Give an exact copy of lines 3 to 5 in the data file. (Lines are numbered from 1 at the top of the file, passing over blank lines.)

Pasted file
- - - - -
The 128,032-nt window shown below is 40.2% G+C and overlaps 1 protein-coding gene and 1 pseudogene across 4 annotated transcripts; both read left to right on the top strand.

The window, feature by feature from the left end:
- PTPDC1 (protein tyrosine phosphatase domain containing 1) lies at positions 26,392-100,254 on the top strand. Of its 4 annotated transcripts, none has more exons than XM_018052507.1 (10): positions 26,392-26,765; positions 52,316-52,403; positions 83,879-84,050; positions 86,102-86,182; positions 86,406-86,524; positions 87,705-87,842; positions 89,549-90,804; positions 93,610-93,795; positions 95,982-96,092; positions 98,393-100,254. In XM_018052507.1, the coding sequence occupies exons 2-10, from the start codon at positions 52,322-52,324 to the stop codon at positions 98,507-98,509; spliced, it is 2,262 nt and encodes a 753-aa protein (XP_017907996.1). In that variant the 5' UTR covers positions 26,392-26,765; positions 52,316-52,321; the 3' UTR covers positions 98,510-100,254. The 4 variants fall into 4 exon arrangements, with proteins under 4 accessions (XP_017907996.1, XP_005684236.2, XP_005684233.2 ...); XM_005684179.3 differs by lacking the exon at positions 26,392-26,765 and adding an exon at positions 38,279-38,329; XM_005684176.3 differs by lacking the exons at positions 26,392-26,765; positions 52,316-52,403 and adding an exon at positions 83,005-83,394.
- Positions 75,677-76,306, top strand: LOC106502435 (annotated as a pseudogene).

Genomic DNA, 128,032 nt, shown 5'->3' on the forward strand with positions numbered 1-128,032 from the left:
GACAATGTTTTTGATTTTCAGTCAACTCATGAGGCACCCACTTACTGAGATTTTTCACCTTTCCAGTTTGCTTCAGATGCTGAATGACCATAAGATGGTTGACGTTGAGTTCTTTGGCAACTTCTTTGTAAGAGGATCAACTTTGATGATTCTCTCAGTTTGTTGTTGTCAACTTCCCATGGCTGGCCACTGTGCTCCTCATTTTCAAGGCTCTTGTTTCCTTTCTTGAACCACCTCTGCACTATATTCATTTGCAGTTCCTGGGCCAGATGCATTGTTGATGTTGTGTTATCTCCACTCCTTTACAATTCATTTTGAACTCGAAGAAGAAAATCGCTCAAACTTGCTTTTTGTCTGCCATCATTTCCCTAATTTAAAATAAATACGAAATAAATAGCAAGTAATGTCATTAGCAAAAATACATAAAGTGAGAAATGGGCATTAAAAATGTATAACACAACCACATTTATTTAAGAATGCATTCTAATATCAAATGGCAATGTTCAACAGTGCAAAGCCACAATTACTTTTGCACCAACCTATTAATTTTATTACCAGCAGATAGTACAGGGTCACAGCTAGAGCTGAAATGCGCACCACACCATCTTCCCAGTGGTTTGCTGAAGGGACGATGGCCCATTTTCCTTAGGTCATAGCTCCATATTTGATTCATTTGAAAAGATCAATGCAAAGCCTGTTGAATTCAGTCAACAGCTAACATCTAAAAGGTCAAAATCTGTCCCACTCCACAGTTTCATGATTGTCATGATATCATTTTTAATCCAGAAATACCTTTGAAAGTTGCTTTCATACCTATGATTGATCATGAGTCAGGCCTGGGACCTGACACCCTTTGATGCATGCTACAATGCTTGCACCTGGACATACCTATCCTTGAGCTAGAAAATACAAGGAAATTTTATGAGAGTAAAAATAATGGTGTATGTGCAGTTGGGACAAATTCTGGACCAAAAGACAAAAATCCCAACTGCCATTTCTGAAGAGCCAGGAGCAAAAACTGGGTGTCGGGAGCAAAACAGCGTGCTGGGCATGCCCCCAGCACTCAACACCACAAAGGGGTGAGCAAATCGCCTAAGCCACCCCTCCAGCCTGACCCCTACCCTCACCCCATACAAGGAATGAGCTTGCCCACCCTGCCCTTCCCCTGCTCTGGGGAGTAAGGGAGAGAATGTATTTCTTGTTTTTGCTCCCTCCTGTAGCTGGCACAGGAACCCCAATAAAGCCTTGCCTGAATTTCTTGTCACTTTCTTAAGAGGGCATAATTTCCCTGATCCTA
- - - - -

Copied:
- PTPDC1 (protein tyrosine phosphatase domain containing 1) lies at positions 26,392-100,254 on the top strand. Of its 4 annotated transcripts, none has more exons than XM_018052507.1 (10): positions 26,392-26,765; positions 52,316-52,403; positions 83,879-84,050; positions 86,102-86,182; positions 86,406-86,524; positions 87,705-87,842; positions 89,549-90,804; positions 93,610-93,795; positions 95,982-96,092; positions 98,393-100,254. In XM_018052507.1, the coding sequence occupies exons 2-10, from the start codon at positions 52,322-52,324 to the stop codon at positions 98,507-98,509; spliced, it is 2,262 nt and encodes a 753-aa protein (XP_017907996.1). In that variant the 5' UTR covers positions 26,392-26,765; positions 52,316-52,321; the 3' UTR covers positions 98,510-100,254. The 4 variants fall into 4 exon arrangements, with proteins under 4 accessions (XP_017907996.1, XP_005684236.2, XP_005684233.2 ...); XM_005684179.3 differs by lacking the exon at positions 26,392-26,765 and adding an exon at positions 38,279-38,329; XM_005684176.3 differs by lacking the exons at positions 26,392-26,765; positions 52,316-52,403 and adding an exon at positions 83,005-83,394.
- Positions 75,677-76,306, top strand: LOC106502435 (annotated as a pseudogene).

Genomic DNA, 128,032 nt, shown 5'->3' on the forward strand with positions numbered 1-128,032 from the left: